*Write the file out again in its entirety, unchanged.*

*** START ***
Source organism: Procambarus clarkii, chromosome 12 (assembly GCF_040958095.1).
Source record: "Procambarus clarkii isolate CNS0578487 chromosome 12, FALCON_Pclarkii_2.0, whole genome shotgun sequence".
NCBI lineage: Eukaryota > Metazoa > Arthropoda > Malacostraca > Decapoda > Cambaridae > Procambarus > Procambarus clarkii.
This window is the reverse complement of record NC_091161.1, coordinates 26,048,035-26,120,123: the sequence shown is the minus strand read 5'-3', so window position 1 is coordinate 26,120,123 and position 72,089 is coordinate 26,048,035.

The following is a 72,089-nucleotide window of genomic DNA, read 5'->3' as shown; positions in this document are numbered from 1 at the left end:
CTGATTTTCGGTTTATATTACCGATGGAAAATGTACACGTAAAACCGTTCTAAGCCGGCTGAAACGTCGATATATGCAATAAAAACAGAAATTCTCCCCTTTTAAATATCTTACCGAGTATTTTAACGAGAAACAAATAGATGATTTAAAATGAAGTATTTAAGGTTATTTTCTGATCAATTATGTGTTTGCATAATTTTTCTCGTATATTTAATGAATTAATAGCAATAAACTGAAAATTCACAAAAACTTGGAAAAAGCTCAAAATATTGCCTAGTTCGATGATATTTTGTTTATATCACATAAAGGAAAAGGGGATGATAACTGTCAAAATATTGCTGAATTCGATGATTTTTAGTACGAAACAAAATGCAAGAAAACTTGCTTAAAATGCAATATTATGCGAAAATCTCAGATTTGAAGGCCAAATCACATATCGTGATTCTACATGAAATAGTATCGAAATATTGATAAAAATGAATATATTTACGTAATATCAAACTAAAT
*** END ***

Source organism: Procambarus clarkii, chromosome 12 (assembly GCF_040958095.1).
Source record: "Procambarus clarkii isolate CNS0578487 chromosome 12, FALCON_Pclarkii_2.0, whole genome shotgun sequence".
NCBI lineage: Eukaryota > Metazoa > Arthropoda > Malacostraca > Decapoda > Cambaridae > Procambarus > Procambarus clarkii.
This window is the reverse complement of record NC_091161.1, coordinates 26,048,035-26,120,123: the sequence shown is the minus strand read 5'-3', so window position 1 is coordinate 26,120,123 and position 72,089 is coordinate 26,048,035.

The following is a 72,089-nucleotide window of genomic DNA, read 5'->3' as shown; positions in this document are numbered from 1 at the left end:
CTGATTTTCGGTTTATATTACCGATGGAAAATGTACACGTAAAACCGTTCTAAGCCGGCTGAAACGTCGATATATGCAATAAAAACAGAAATTCTCCCCTTTTAAATATCTTACCGAGTATTTTAACGAGAAACAAATAGATGATTTAAAATGAAGTATTTAAGGTTATTTTCTGATCAATTATGTGTTTGCATAATTTTTCTCGTATATTTAATGAATTAATAGCAATAAACTGAAAATTCACAAAAACTTGGAAAAAGCTCAAAATATTGCCTAGTTCGATGATATTTTGTTTATATCACATAAAGGAAAAGGGGATGATAACTGTCAAAATATTGCTGAATTCGATGATTTTTAGTACGAAACAAAATGCAAGAAAACTTGCTTAAAATGCAATATTATGCGAAAATCTCAGATTTGAAGGCCAAATCACATATCGTGATTCTACATGAAATAGTATCGAAATATTGATAAAAATGAATATATTTACGTAATATCAAACTAAAT